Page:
# How to calculate dynamical spin structure factor S(k,w) of a spin chain?

I am trying to calculate a dynamical spin structure factor S(k, w) of a spin chain (e.g., 1d Heisenberg Model, in order to check if I can see the spin wave dispersion).

An implementation that I am thinking of is;

(Step 1) get the groundstate |psi_0> by DMRG for a given Hamiltonian (I can already do this easily)

(Step 2) calculate the time-dependent correlation function,
C^a(r,t)=,
where the superscript a={x, y, z} is a spin component, and the subscript r is a site index, and t is time.

Simplifying the above expression by using the interaction picture,
C^a(r, t)=<psi0| S^zr(0) exp(-i(H-E0)t) S^z0(0) |psi0> ,
where E
0 is the groundstate energy, which I already calculated in step(1)

(Step 3) then Fourier transforming,
C^a(r,t) ---> S^a(k, w)

I want to know an efficient way of doing Step 2. It would be great if you can provide a sample code (for me, looking at a sample working code is the best way to learn).
Also if you have any practical tips (e.g., how to choose the interval of time-evolutions to get the most accurate S(k,w) etc ), please make some comments as well.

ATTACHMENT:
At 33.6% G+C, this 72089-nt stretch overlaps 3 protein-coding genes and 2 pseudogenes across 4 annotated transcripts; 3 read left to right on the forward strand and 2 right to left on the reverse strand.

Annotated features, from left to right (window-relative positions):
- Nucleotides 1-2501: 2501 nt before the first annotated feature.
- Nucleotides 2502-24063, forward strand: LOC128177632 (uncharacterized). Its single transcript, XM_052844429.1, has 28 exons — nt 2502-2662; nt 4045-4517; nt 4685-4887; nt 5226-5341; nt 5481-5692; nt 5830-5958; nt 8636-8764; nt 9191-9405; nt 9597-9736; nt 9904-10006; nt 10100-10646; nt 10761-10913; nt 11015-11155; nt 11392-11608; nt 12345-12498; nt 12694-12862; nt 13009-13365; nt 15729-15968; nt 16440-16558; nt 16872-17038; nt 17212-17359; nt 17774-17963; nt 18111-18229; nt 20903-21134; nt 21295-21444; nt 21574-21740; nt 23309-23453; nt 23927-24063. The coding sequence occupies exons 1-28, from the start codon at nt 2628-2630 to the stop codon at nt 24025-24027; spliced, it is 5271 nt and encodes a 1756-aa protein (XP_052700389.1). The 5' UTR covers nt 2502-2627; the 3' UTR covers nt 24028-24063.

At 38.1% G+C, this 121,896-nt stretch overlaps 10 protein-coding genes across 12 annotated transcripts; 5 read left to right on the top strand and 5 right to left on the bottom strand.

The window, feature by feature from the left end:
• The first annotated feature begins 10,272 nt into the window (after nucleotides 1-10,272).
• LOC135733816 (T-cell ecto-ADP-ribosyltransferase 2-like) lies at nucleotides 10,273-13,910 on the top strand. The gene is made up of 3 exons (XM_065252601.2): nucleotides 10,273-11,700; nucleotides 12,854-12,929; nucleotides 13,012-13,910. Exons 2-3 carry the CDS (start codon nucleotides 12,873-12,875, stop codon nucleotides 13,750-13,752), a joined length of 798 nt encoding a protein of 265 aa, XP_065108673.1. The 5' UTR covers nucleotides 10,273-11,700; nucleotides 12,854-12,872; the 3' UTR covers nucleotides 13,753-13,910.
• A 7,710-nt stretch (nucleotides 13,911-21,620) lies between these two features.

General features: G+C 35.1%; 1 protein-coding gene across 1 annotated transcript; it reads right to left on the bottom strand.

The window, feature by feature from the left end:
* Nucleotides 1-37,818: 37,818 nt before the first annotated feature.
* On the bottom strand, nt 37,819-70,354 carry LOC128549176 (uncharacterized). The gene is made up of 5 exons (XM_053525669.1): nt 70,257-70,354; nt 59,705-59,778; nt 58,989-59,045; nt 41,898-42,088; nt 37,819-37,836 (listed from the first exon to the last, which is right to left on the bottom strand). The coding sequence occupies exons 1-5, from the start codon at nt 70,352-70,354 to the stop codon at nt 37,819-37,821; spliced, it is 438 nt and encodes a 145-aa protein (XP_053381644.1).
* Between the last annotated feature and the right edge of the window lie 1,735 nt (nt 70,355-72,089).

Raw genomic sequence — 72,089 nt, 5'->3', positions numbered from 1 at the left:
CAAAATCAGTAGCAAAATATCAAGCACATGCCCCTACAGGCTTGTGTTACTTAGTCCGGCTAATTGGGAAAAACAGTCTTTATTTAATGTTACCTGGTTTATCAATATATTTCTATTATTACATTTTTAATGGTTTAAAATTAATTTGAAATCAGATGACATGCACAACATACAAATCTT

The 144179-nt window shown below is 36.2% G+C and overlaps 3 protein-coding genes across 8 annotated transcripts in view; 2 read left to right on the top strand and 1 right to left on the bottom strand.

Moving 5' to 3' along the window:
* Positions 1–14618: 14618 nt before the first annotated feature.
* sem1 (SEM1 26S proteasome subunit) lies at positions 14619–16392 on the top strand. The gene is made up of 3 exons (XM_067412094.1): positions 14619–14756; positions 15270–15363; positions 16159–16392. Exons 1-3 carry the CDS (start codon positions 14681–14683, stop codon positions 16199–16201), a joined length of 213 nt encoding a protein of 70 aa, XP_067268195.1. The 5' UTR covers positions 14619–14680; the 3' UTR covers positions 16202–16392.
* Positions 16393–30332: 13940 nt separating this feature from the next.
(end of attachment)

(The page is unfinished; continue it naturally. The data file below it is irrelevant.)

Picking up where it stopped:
Thanks,

Soshi

(The most naive implementation I can think of for Step2 is;
for each r & t,
(Step2.1) define three MPOs,
A=S^zr(0), B=exp(-i(HE0) t), C=S^z0(0)
(Step2.2) calculate the total MPO by multiplying the three MPOs,
X=ABC
(Step2.3) calculate the overlap,
C(r,t)=<psi0|M|psi0>
I am not sure if this implementation works, and even if it does, I believe it is computationally super inefficient. )

Hi, so it's a good question about the best way to do these things. However, it's a very complicated question to answer with many different aspects that are too detailed to get into here. So I think the best thing I can do is to point you to the relevant literature, which is pretty extensive. A good paper about obtaining exactly the quantity you are asking about is this one:
https://journals.aps.org/prb/abstract/10.1103/PhysRevB.77.134437

Another paper with some helpful information is the review article by Schollwock (see near page 156):
http://www.sciencedirect.com/science/article/pii/S0003491610001752

Typically for step (2), if the Hamiltonian is sufficiently short ranged, the nicest approach for doing the time evolution is just to use a Trotter decomposition of exp(-i t H) and apply the resulting unitary 'gates' to an MPS (after acting on the MPS with the Sz operator, say).

Based on your question, I just added a "Code Formula" about how to set up Trotter gate time evolution with ITensor:
http://itensor.org/docs.cgi?page=formulas/tevol_trotter
I hope you find it useful. Please also see the closely related one about time evolution with an MPO, which is an alternative techniques with some advantages and disadvantages.

Best regards,
Miles